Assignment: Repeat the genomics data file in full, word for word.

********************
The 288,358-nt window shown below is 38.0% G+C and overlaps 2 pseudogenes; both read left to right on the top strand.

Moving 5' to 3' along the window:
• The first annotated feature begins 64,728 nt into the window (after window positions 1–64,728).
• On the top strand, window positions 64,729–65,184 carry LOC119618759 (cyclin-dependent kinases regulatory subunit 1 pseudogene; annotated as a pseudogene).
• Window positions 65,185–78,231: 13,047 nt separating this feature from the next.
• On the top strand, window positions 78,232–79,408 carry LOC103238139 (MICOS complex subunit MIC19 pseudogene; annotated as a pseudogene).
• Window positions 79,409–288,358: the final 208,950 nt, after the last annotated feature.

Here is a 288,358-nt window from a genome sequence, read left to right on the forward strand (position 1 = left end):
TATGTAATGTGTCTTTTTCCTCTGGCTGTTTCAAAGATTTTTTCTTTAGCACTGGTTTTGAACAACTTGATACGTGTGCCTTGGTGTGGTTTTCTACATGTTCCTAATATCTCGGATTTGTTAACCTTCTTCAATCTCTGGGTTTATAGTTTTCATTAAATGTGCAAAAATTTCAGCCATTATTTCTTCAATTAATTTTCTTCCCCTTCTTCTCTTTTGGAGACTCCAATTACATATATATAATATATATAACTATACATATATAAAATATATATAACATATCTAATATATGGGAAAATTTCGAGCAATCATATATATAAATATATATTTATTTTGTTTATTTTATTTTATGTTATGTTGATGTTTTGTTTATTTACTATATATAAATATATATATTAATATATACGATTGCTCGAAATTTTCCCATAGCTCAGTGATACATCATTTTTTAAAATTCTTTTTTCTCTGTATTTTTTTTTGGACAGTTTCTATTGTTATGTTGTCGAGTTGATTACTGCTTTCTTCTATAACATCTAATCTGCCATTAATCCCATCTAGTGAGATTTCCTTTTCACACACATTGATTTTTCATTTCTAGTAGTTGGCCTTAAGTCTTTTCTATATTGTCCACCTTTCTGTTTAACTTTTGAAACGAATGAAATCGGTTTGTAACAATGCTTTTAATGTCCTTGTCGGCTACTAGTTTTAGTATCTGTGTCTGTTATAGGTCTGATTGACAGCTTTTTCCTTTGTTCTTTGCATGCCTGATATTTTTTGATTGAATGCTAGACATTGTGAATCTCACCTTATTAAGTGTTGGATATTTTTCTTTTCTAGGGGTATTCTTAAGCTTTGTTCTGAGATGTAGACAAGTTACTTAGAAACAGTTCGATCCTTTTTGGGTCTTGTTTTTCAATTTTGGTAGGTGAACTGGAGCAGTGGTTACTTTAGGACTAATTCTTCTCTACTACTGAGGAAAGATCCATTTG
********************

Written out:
The 288,358-nt window shown below is 38.0% G+C and overlaps 2 pseudogenes; both read left to right on the top strand.

Moving 5' to 3' along the window:
• The first annotated feature begins 64,728 nt into the window (after window positions 1–64,728).
• On the top strand, window positions 64,729–65,184 carry LOC119618759 (cyclin-dependent kinases regulatory subunit 1 pseudogene; annotated as a pseudogene).
• Window positions 65,185–78,231: 13,047 nt separating this feature from the next.
• On the top strand, window positions 78,232–79,408 carry LOC103238139 (MICOS complex subunit MIC19 pseudogene; annotated as a pseudogene).
• Window positions 79,409–288,358: the final 208,950 nt, after the last annotated feature.

Here is a 288,358-nt window from a genome sequence, read left to right on the forward strand (position 1 = left end):
TATGTAATGTGTCTTTTTCCTCTGGCTGTTTCAAAGATTTTTTCTTTAGCACTGGTTTTGAACAACTTGATACGTGTGCCTTGGTGTGGTTTTCTACATGTTCCTAATATCTCGGATTTGTTAACCTTCTTCAATCTCTGGGTTTATAGTTTTCATTAAATGTGCAAAAATTTCAGCCATTATTTCTTCAATTAATTTTCTTCCCCTTCTTCTCTTTTGGAGACTCCAATTACATATATATAATATATATAACTATACATATATAAAATATATATAACATATCTAATATATGGGAAAATTTCGAGCAATCATATATATAAATATATATTTATTTTGTTTATTTTATTTTATGTTATGTTGATGTTTTGTTTATTTACTATATATAAATATATATATTAATATATACGATTGCTCGAAATTTTCCCATAGCTCAGTGATACATCATTTTTTAAAATTCTTTTTTCTCTGTATTTTTTTTTGGACAGTTTCTATTGTTATGTTGTCGAGTTGATTACTGCTTTCTTCTATAACATCTAATCTGCCATTAATCCCATCTAGTGAGATTTCCTTTTCACACACATTGATTTTTCATTTCTAGTAGTTGGCCTTAAGTCTTTTCTATATTGTCCACCTTTCTGTTTAACTTTTGAAACGAATGAAATCGGTTTGTAACAATGCTTTTAATGTCCTTGTCGGCTACTAGTTTTAGTATCTGTGTCTGTTATAGGTCTGATTGACAGCTTTTTCCTTTGTTCTTTGCATGCCTGATATTTTTTGATTGAATGCTAGACATTGTGAATCTCACCTTATTAAGTGTTGGATATTTTTCTTTTCTAGGGGTATTCTTAAGCTTTGTTCTGAGATGTAGACAAGTTACTTAGAAACAGTTCGATCCTTTTTGGGTCTTGTTTTTCAATTTTGGTAGGTGAACTGGAGCAGTGGTTACTTTAGGACTAATTCTTCTCTACTACTGAGGAAAGATCCATTTG